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Special Lecture

World class researchers give you special lectures during lunch time everyday. Lunch boxes are sold in front of the lecture room.

time Lunch time(12:30-13:40)
room Convention hall A / International Conference Room

May 22(Convention hall A)

LecturerKawakita, Hideyo
Title Nuclear spin isomers of cometary volatiles
Summery Molecules having identical atoms at symmetrical positions can be classifiles into "nuclear spin isomers". We have investigated nuclear spin isomers in comets as a clue to the origin of the solar system through its major volatile (H2O) and minor species (NH3 and CH4). My talk is addressed on the review of this field, not only for the observational but also laboratory studies.

LecturerMiyoshi, Takemasa
Title Advances and expansion of data assimilation
Summery Data assimilation (DA) integrates simulation and real-world data and brings synergy. DA plays a key role in numerical weather prediction. Simulation becomes bigger, and sensor technology keeps advancing. We explore new DA methods to extract the most from these “Big Data”. We will discuss the advances and expansion of DA research.

May 23(International Conference Room)

LecturerKorenaga, Jun
Title On the development of thermal evolution models of the Earth
Summery Since the completion of the plate tectonics theory in the 1970s, geophysicists have been trying to explain the thermal history of the Earth using the theory of mantle convection. There are a number of interesting debates on this issue, and an attempt to build a self-consistent theory for Earth’s thermal evolution is still ongoing. I will review how various evolution models have been developed in the past three decades or so, together with some latest research findings.

LecturerWatanabe, Masahiro
Title Mechanism and attribution of climate changes over the past two decades
Summery Global-mean surface temperature increase has paused for the past 15 years, the phenomenon called the warming hiatus. Recent ocean reanalysis data reveal that the hiatus accompanies increased tendency of ocean subsurface heat content, and it has likely been induced by an interdecadal natural variability in the tropics. In this presentation, I attempt to review recent studies (including ours) on the mechanism and attribution of the global warming hiatus.

May 24(Convention hall A)

LecturerAikawa, Yuri
Title Molecular Evolution in Star-Forming Regions: From Interstellar Matter to Planetary Matter
Summery A planetary system is formed in a protoplanetary disk, which is formed together with a star by the gravitational collapse of a molecular cloud core. The molecular evolution in the star and planetary system formation are now rapidly being revealed by a combination of detailed chemical network models, hydrodynamic simulations and latest observational instruments such as ALMA. I will review the current status of this exciting topic.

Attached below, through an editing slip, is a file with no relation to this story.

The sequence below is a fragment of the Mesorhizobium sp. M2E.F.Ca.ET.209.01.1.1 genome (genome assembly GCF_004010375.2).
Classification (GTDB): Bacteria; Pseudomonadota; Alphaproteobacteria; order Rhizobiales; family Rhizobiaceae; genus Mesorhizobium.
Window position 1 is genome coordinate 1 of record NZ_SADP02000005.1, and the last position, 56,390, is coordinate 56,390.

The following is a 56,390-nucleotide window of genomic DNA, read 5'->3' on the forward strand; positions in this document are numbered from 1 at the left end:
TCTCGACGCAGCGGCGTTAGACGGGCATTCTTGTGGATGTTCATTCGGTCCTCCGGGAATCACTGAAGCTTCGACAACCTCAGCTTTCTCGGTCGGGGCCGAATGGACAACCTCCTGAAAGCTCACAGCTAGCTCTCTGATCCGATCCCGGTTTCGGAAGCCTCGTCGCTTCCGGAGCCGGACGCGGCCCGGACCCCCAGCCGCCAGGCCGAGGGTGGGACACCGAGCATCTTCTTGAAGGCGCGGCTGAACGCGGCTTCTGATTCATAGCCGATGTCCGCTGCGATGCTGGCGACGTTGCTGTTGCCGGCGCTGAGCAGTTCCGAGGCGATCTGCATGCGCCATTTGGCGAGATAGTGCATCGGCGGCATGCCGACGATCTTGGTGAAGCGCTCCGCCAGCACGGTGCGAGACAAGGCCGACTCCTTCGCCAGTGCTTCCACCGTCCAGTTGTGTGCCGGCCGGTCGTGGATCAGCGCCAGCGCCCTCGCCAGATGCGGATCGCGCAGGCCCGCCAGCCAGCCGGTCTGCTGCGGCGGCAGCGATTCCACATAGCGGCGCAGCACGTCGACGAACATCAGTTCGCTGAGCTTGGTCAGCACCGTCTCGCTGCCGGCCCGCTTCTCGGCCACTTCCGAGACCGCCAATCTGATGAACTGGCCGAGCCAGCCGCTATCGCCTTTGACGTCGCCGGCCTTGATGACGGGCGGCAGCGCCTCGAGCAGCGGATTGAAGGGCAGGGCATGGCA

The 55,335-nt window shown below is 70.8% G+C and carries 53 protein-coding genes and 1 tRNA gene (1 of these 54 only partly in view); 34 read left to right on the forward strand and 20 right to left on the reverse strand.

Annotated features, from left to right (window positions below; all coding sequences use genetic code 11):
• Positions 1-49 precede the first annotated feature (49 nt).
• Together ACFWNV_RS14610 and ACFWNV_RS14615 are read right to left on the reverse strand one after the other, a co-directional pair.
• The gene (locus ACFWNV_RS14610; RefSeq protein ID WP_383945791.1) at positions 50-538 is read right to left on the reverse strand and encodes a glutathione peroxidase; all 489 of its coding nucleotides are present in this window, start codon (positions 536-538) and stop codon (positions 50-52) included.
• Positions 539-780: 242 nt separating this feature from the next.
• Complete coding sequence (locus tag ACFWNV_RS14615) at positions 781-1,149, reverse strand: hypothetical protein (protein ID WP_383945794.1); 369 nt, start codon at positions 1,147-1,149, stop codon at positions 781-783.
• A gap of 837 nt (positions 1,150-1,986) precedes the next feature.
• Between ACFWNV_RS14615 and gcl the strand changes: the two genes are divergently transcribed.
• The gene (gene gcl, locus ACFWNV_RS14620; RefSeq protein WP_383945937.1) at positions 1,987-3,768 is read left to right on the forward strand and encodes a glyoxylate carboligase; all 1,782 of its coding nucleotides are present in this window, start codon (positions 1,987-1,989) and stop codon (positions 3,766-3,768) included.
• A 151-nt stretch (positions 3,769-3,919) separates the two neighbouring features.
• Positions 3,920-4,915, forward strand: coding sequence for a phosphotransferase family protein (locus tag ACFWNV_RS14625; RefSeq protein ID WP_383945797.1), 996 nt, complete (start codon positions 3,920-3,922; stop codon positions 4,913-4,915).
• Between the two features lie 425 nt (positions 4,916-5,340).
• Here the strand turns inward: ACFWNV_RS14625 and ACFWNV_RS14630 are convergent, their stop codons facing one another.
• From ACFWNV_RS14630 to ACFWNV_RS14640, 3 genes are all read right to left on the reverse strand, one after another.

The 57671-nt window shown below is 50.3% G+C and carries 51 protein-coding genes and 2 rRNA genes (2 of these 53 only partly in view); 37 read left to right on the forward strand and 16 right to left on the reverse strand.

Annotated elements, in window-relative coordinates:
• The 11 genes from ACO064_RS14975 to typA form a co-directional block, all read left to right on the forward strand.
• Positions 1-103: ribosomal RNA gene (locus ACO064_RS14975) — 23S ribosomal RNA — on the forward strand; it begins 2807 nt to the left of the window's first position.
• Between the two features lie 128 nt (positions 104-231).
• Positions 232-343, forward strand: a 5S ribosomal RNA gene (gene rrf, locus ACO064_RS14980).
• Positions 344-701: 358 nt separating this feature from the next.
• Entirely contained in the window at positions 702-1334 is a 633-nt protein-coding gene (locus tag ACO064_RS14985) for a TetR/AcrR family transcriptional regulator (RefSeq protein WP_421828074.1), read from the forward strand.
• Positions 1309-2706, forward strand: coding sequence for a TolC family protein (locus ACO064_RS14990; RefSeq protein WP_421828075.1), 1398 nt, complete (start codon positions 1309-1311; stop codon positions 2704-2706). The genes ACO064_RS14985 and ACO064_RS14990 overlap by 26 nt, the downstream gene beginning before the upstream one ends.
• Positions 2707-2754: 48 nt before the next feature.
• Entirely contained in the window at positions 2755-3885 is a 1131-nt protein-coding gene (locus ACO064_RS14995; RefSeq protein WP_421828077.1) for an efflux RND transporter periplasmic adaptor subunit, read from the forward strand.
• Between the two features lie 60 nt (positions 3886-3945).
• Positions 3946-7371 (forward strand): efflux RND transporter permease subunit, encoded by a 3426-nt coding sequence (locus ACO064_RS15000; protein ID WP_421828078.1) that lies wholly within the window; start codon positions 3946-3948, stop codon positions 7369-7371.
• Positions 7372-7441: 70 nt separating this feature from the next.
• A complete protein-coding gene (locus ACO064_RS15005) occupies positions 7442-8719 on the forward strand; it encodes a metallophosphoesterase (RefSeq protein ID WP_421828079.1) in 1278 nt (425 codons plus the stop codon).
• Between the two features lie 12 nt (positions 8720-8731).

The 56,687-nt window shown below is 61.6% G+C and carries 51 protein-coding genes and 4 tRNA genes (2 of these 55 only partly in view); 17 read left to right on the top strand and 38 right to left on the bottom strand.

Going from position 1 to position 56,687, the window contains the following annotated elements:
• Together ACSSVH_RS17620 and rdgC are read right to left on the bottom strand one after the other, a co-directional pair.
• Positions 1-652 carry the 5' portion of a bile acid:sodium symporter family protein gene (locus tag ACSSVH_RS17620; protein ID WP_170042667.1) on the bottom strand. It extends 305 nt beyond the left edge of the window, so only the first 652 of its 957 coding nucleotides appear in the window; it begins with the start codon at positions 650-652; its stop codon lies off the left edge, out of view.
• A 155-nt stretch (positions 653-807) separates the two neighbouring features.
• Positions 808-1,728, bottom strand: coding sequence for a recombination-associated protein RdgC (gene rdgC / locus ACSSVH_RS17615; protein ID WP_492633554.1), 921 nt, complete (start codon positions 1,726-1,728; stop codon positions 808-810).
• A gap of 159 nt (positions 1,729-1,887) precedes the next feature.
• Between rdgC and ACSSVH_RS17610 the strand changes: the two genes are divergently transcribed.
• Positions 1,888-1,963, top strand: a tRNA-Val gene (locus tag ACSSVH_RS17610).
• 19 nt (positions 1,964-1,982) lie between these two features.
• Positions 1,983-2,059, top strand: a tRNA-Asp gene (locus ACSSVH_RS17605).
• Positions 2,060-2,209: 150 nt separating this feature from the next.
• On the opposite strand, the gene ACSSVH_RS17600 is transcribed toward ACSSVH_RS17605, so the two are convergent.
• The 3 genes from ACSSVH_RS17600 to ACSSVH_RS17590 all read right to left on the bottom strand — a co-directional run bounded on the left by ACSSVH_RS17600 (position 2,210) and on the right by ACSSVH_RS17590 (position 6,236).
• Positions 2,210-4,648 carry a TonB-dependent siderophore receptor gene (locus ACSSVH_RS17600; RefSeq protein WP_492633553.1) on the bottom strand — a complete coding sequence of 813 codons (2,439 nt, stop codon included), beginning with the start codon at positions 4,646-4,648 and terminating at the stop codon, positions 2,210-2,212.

LecturerTakemura, Toshihiko
Title Climate change by aerosols ― Model development and impact assessment
Summery A global aerosol model SPRINTARS coupled with an atmosphere-ocean general circulation model has been developed to quantitatively evaluate climate change due to aerosols. Some main research achievements from SPRINTARS are presented in this lecture as well as consideration of connection between science (especially geosciences) and public impressed through daily operation of PM2.5 forecast with SPRINTARS.

May 25(Convention hall A)

LecturerSuzuki, Takeru
Title Let solar wind stream out in PC
Summery About 15 years ago, I wanted to understand the driving mechanism of the solar wind, and started MHD simulations for solar winds. At first, the simulation code did not work at all and I did not know what to do. Talking about hardships when I tried to simulate solar winds, I plan to overview the physics of the solar wind.

LecturerMiyoshi, Yoshizumi
Title Relativistic electron acceleration of the Van Allen radiation belts via cross-energy coupling
Summery The flux of MeV electrons of the Van Allen radiation belts drastically changes associated with the solar wind disturbances. In this presentation, we will give a talk about the cross-energy coupling process that is a key concept to understand generation and loss of relativistic electrons, and the new satellite mission ERG that will belaunched to elucidate the dynamical evolution of the Van Allen radiation belts.

May 26(Convention hall A)

LecturerHasegawa, Hiroshi
Title Sidestream research of magnetospheric physics
Summery The outer boundary of the magnetosphere is a key region of space which controls the near-Earth space environment and whose observations help understand fundamental physical processes that are ubiquitous in the plasma universe. However, this region is the most complex space plasma structure directly accessible by spacecraft but keeping people from studying. In this lecture, we present results from multi-spacecraft analysis of this boundary region.